Genesis 2011 - Lesson 12B

Chapter 12:4-9

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Abraham wanted to upgrade his abacas to Windows 7. Isaac takes his father aside and gently questions him. "Father Abraham," he says, "you can't run Windows 7 on your abacas.  It’s old, it’s too slow.  It doesn’t have the power to handle Windows.  If you want to run abacas for Windows 7, you’ll have buy an Abacas Pro model with at least 8 megabytes of memory.  We can probably find an Abacas Pro at our local Bethel Buy, but I don’t know where we will find that much RAM.”
But Abraham, the man of faith, gazed calmly at his son and replied, "God will provide the RAM, my son."
  • At the start of Chapter 12, Abram, the man of faith, was called by God and given a covenant

    • We studied the basic framework of that covenant last week in vs. 1-3

      • We saw God give Abram a promise for land,  a posterity, and a blessing that would reach the whole world

    • There is still a lot more to learn about God’s promises to Abram

      • God restates the terms of the covenant again in future conversations

      • So we’ll wait for those future moments to continue our own discovery of all that the Abrahamic Covenant offers  

    • Meanwhile, let’s study today what Abram does in response to God’s call and to the promises of the covenant

Gen. 12:4  So Abram went forth as the LORD had spoken to him; and  Lot went with him. Now Abram was seventy-five years old when he departed from Haran.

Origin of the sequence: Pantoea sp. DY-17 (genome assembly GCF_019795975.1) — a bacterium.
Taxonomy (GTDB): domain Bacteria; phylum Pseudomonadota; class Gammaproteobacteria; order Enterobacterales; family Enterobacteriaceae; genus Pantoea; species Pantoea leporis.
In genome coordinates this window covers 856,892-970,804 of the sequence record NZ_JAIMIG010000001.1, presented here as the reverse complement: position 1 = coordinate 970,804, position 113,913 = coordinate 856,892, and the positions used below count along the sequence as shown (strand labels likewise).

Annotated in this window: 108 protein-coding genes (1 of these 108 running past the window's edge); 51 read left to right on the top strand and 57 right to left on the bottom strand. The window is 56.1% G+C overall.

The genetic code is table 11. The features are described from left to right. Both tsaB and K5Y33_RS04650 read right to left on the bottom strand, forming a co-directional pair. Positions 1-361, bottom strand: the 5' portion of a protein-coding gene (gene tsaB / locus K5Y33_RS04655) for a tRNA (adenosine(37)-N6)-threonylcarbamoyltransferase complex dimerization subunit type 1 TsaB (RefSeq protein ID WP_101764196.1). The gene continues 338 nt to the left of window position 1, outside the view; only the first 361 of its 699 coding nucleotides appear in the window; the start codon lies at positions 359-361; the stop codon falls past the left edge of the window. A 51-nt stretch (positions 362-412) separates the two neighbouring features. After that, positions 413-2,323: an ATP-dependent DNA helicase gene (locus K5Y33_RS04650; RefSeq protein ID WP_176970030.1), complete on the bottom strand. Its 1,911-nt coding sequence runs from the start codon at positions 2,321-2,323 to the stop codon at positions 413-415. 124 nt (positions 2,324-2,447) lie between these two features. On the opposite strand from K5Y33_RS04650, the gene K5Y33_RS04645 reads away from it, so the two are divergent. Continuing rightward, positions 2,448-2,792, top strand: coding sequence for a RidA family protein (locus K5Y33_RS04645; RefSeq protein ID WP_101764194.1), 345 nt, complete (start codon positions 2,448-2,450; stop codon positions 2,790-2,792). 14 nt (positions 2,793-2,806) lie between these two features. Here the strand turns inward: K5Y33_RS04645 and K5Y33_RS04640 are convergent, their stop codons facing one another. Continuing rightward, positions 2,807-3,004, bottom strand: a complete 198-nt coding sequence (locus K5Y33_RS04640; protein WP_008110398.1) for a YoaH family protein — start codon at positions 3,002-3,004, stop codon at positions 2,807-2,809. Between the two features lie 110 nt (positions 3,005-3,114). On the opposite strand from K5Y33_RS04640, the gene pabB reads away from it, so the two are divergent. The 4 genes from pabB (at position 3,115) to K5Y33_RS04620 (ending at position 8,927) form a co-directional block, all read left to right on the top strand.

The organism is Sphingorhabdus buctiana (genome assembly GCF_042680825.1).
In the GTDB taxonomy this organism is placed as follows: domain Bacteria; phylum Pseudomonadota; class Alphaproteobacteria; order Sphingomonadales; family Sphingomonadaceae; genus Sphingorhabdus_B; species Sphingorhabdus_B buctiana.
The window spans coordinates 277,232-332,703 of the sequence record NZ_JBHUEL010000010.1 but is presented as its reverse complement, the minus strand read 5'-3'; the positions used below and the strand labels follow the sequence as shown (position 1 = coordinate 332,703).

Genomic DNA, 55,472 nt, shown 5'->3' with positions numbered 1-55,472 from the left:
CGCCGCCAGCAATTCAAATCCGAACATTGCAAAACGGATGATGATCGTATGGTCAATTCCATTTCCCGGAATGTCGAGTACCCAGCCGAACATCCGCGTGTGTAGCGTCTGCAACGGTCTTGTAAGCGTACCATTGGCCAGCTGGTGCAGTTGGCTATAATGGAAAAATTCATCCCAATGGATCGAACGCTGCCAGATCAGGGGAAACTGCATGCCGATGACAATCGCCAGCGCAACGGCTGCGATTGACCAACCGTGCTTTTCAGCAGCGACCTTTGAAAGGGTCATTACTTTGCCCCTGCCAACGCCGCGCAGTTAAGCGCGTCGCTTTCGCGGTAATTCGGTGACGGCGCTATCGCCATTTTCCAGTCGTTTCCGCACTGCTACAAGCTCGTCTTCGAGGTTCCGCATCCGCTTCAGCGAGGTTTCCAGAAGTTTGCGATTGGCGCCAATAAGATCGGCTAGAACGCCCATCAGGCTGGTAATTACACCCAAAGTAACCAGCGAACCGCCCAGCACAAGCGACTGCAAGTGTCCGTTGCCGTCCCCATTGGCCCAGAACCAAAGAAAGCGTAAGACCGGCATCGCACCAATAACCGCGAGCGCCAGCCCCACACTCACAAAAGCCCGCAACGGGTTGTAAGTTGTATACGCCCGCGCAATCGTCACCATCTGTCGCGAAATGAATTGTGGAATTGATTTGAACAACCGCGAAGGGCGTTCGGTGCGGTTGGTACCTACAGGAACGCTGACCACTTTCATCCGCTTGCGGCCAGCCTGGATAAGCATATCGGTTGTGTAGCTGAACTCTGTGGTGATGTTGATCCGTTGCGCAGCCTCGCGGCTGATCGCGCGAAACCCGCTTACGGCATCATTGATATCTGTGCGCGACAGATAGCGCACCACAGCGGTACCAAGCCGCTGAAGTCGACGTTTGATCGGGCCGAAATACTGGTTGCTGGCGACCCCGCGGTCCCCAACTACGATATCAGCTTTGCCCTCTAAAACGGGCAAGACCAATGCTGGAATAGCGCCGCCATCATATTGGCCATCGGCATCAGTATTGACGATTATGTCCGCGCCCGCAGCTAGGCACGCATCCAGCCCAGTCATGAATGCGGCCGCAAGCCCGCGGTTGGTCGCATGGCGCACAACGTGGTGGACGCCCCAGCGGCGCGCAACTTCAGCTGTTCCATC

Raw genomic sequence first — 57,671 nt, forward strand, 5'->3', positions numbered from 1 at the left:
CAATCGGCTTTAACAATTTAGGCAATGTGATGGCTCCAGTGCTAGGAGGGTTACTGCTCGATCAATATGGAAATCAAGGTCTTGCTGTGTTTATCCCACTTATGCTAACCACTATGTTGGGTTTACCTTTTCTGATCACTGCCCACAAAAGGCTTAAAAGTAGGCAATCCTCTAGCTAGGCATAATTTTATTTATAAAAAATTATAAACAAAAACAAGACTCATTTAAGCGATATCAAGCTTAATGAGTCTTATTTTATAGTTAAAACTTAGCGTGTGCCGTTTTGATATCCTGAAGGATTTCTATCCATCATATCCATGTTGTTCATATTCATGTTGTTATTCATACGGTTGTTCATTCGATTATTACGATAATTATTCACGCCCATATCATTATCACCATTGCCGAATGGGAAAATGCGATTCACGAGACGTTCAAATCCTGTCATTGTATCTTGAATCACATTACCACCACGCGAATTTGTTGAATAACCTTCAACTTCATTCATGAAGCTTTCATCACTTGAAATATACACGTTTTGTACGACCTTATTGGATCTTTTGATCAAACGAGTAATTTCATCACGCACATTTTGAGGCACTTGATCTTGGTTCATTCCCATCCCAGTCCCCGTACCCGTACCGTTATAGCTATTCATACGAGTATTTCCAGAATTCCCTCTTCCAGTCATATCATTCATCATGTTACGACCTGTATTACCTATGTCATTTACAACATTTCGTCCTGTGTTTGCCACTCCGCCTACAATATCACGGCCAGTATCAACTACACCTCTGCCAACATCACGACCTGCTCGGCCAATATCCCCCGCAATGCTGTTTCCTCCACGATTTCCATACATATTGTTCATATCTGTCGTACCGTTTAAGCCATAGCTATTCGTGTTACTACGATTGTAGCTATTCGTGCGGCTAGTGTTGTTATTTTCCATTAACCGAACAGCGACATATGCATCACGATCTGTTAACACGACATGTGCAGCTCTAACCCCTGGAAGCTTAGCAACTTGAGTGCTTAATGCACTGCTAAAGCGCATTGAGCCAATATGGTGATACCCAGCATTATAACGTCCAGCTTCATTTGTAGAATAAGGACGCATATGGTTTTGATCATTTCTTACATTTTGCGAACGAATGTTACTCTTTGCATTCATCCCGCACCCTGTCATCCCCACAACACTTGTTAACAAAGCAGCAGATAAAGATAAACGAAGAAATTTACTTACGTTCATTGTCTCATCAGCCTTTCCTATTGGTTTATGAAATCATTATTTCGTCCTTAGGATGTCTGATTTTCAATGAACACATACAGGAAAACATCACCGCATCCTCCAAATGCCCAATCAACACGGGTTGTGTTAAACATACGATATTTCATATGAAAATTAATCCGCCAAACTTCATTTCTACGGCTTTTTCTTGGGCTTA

Gen. 12:5 Abram took Sarai his wife and Lot his nephew, and all their  possessions which they had accumulated, and  the  persons which they had acquired in Haran, and they  set out for the land of Canaan;  thus they came to the land of Canaan. 
Gen. 12:6 Abram passed through the land as far as the site of  Shechem, to the  oak of Moreh. Now the Canaanite was then in the land. 
  • In response to God’s instructions to depart, Abram leaves Ur and then Haran

    • The evangelist Stephen told us in Acts 7 that Abram waited until his father died before leaving Haran and continuing to Canaan

  • We might hesitate at this moment and ask whether Abram was fully obedient to God’s call to leave his relatives and his father’s house

    • First, we know he took his father with him from Ur to Haran

      • And he took his nephew Lot all the way to Canaan

    • Was Abram wrong to bring these men along?

    • The short answer is no

      • In the case of Terah, Abram could not have stopped Terah if he tried

        • Terah was the patriarch, and Abram would have had no authority over Terah

      • More importantly, Abram was following God’s call in escorting Terah back to his ancestral home

        • Remember what Stephen said:

Acts 7:4 “Then he left the land of the Chaldeans and settled in Haran.  From there, after his father died, God had him move to this country in which you are now living. 
  • God directed to Abram to move on to Canaan only after his father died

    • God was permitting Abram to fulfill his duties as a son to his father, caring for Terah until he died

  • In the case of Lot, the answer is less clear

    • Abram had likely become Lot’s provider when Lot’s father, Haran, died

    • If so, Abram could no more leave Lot behind than he could leave Sarai